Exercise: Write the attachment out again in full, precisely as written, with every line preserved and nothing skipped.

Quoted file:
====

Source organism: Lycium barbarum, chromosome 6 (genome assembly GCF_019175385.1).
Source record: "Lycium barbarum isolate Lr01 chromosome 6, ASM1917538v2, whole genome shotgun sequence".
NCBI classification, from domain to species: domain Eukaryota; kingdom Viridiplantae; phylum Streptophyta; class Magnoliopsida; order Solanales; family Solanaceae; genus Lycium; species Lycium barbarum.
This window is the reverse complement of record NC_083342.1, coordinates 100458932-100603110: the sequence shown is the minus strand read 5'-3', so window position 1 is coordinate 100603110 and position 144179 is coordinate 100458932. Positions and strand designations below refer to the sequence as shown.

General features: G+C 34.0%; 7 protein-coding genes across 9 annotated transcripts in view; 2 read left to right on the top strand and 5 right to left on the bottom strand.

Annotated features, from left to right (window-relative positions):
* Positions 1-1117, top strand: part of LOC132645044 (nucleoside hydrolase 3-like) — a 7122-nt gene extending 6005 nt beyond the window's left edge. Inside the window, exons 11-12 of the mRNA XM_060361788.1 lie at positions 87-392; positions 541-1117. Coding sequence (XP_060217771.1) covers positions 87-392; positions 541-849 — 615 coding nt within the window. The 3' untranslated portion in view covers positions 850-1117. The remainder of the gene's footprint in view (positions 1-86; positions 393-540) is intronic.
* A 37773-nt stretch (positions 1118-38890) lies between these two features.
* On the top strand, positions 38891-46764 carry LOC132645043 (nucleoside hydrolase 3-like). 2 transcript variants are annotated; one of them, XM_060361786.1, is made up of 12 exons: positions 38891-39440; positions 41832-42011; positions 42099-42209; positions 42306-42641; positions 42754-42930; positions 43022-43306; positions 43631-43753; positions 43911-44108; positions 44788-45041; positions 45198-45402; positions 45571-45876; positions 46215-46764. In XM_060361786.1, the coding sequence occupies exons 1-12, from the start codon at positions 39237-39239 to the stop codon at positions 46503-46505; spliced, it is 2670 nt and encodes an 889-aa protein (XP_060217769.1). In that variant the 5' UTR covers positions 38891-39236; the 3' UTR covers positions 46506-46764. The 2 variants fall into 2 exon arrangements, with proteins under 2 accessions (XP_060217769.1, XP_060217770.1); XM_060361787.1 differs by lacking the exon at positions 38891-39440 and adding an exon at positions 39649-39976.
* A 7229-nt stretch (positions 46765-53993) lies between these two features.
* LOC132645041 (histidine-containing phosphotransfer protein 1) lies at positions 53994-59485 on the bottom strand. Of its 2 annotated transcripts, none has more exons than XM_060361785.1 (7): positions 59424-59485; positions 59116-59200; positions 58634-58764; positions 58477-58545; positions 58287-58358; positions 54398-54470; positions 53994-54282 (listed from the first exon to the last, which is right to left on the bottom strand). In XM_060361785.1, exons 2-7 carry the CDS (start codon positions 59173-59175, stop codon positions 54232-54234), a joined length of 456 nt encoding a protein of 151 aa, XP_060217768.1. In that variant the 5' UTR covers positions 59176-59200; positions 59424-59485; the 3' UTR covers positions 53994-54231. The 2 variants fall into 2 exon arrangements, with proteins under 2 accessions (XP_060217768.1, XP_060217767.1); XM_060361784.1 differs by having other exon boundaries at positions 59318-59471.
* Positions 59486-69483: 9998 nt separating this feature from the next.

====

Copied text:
Source organism: Lycium barbarum, chromosome 6 (genome assembly GCF_019175385.1).
Source record: "Lycium barbarum isolate Lr01 chromosome 6, ASM1917538v2, whole genome shotgun sequence".
NCBI classification, from domain to species: domain Eukaryota; kingdom Viridiplantae; phylum Streptophyta; class Magnoliopsida; order Solanales; family Solanaceae; genus Lycium; species Lycium barbarum.
This window is the reverse complement of record NC_083342.1, coordinates 100458932-100603110: the sequence shown is the minus strand read 5'-3', so window position 1 is coordinate 100603110 and position 144179 is coordinate 100458932. Positions and strand designations below refer to the sequence as shown.

General features: G+C 34.0%; 7 protein-coding genes across 9 annotated transcripts in view; 2 read left to right on the top strand and 5 right to left on the bottom strand.

Annotated features, from left to right (window-relative positions):
* Positions 1-1117, top strand: part of LOC132645044 (nucleoside hydrolase 3-like) — a 7122-nt gene extending 6005 nt beyond the window's left edge. Inside the window, exons 11-12 of the mRNA XM_060361788.1 lie at positions 87-392; positions 541-1117. Coding sequence (XP_060217771.1) covers positions 87-392; positions 541-849 — 615 coding nt within the window. The 3' untranslated portion in view covers positions 850-1117. The remainder of the gene's footprint in view (positions 1-86; positions 393-540) is intronic.
* A 37773-nt stretch (positions 1118-38890) lies between these two features.
* On the top strand, positions 38891-46764 carry LOC132645043 (nucleoside hydrolase 3-like). 2 transcript variants are annotated; one of them, XM_060361786.1, is made up of 12 exons: positions 38891-39440; positions 41832-42011; positions 42099-42209; positions 42306-42641; positions 42754-42930; positions 43022-43306; positions 43631-43753; positions 43911-44108; positions 44788-45041; positions 45198-45402; positions 45571-45876; positions 46215-46764. In XM_060361786.1, the coding sequence occupies exons 1-12, from the start codon at positions 39237-39239 to the stop codon at positions 46503-46505; spliced, it is 2670 nt and encodes an 889-aa protein (XP_060217769.1). In that variant the 5' UTR covers positions 38891-39236; the 3' UTR covers positions 46506-46764. The 2 variants fall into 2 exon arrangements, with proteins under 2 accessions (XP_060217769.1, XP_060217770.1); XM_060361787.1 differs by lacking the exon at positions 38891-39440 and adding an exon at positions 39649-39976.
* A 7229-nt stretch (positions 46765-53993) lies between these two features.
* LOC132645041 (histidine-containing phosphotransfer protein 1) lies at positions 53994-59485 on the bottom strand. Of its 2 annotated transcripts, none has more exons than XM_060361785.1 (7): positions 59424-59485; positions 59116-59200; positions 58634-58764; positions 58477-58545; positions 58287-58358; positions 54398-54470; positions 53994-54282 (listed from the first exon to the last, which is right to left on the bottom strand). In XM_060361785.1, exons 2-7 carry the CDS (start codon positions 59173-59175, stop codon positions 54232-54234), a joined length of 456 nt encoding a protein of 151 aa, XP_060217768.1. In that variant the 5' UTR covers positions 59176-59200; positions 59424-59485; the 3' UTR covers positions 53994-54231. The 2 variants fall into 2 exon arrangements, with proteins under 2 accessions (XP_060217768.1, XP_060217767.1); XM_060361784.1 differs by having other exon boundaries at positions 59318-59471.
* Positions 59486-69483: 9998 nt separating this feature from the next.